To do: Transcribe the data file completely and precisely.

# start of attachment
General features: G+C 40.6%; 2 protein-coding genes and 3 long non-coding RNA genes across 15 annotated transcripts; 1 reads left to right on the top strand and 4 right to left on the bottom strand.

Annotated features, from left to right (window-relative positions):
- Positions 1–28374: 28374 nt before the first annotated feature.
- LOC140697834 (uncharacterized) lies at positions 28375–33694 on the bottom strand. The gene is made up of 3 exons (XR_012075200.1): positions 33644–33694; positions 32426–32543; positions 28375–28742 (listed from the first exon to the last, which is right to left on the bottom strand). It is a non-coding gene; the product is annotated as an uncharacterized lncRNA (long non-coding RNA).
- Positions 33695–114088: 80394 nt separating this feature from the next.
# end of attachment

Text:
General features: G+C 40.6%; 2 protein-coding genes and 3 long non-coding RNA genes across 15 annotated transcripts; 1 reads left to right on the top strand and 4 right to left on the bottom strand.

Annotated features, from left to right (window-relative positions):
- Positions 1–28374: 28374 nt before the first annotated feature.
- LOC140697834 (uncharacterized) lies at positions 28375–33694 on the bottom strand. The gene is made up of 3 exons (XR_012075200.1): positions 33644–33694; positions 32426–32543; positions 28375–28742 (listed from the first exon to the last, which is right to left on the bottom strand). It is a non-coding gene; the product is annotated as an uncharacterized lncRNA (long non-coding RNA).
- Positions 33695–114088: 80394 nt separating this feature from the next.